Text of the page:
Cases of the strange vape-related lung injury that seemed to appear in 2019, sending more than 2,800 people to hospitals across the country and killing 68, may have been previously overlooked, a new study published in the ATS Journals suggests.
The analysis, titled “E-cigarette-Associated Lung Injury Is Not That New,” was conducted by researchers with the Department of Internal Medicine and the Department of Pulmonary and Critical Care at Mount Sinai St. Luke’s and West Hospital in New York. Researchers reviewed 68,149 hospital admissions in 2016 related to the use of vaping products and recognized characteristics of EVALI (e-cigarette or vaping product use-associated lung injury) in six cases.
The six patients had an average age of 54.6 years, and 33.3% were women. The average hospital stay was 11 days. Researchers concluded that the “Vaping Crisis of 2019,” may have surfaced years earlier but been overlooked. This highlights the importance of asking patients about their use of vaping products, they added.
Cases of EVALI increased sharply in August 2019 and peaked in September. Since then, cases have gradually decreased. The Centers for Disease Control and Prevention (CDC) credits the persistent decline to increased public awareness of the risk with THC-containing vapes, the removal of vitamin E acetate from some products, and law enforcement efforts to remove illicit products from the market.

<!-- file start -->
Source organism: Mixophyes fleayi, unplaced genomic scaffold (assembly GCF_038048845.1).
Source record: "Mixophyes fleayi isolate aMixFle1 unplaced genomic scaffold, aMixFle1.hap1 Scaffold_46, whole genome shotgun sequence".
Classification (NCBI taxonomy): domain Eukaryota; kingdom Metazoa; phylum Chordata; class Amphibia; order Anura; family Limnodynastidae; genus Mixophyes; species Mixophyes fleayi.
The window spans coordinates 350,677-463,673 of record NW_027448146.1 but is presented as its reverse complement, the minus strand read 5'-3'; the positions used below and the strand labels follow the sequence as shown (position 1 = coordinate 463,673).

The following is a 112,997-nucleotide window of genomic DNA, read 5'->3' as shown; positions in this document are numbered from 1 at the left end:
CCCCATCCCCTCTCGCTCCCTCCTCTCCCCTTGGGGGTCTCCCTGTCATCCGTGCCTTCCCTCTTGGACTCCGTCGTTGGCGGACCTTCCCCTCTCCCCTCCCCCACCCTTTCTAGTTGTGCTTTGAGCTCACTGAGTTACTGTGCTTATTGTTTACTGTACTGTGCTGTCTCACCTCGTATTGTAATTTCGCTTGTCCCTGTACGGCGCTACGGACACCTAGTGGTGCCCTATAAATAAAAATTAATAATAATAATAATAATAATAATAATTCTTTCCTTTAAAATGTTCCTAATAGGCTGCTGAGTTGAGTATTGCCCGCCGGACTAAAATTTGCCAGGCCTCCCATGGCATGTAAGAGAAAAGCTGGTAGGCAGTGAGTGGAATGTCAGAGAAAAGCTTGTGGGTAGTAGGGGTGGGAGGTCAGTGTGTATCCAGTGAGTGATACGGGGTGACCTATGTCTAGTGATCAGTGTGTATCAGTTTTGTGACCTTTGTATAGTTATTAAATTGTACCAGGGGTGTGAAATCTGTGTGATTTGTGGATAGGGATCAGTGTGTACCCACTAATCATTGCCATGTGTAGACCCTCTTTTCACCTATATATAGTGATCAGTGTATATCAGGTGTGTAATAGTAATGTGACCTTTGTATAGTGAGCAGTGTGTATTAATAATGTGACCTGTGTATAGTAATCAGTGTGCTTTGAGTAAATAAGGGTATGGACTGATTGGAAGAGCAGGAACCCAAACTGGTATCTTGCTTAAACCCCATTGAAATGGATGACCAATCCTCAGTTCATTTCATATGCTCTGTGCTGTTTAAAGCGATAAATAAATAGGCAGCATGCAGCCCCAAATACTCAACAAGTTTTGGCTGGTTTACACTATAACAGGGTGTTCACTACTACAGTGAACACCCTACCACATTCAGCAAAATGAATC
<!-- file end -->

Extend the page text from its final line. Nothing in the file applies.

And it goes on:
While laboratory data points to vitamin E acetate as the primary culprit for the vape-related lung injury, vape manufacturers are still being scrutinized for not fully disclosing the dangers of their products. Vapes contain nicotine, which is highly addictive. Companies like JUUL have targeted youth by selling candy-flavored e-liquids and promoting their products through social media influencers popular with teens.
Beasley Allen Law Firm has filed lawsuits on behalf of school systems to hold JUUL accountable for marketing its addictive products to young people without warning them of the risks and for creating a new generation of nicotine addicts. This has resulted in a public nuisance that has impacted school systems and forced them to expend limited time and resources, the complaints assert.
Beasley Allen lawyers Joseph VanZandt and Sydney Everett, together with Mass Torts Section Head Andy Birchfield, are currently representing several individuals who are suing the top U.S. vape maker JUUL for the negative impact its products have had on their lives. They also have filed lawsuits on behalf of school districts nationwide, which seek to protect students and recover resources spent fighting the vaping epidemic.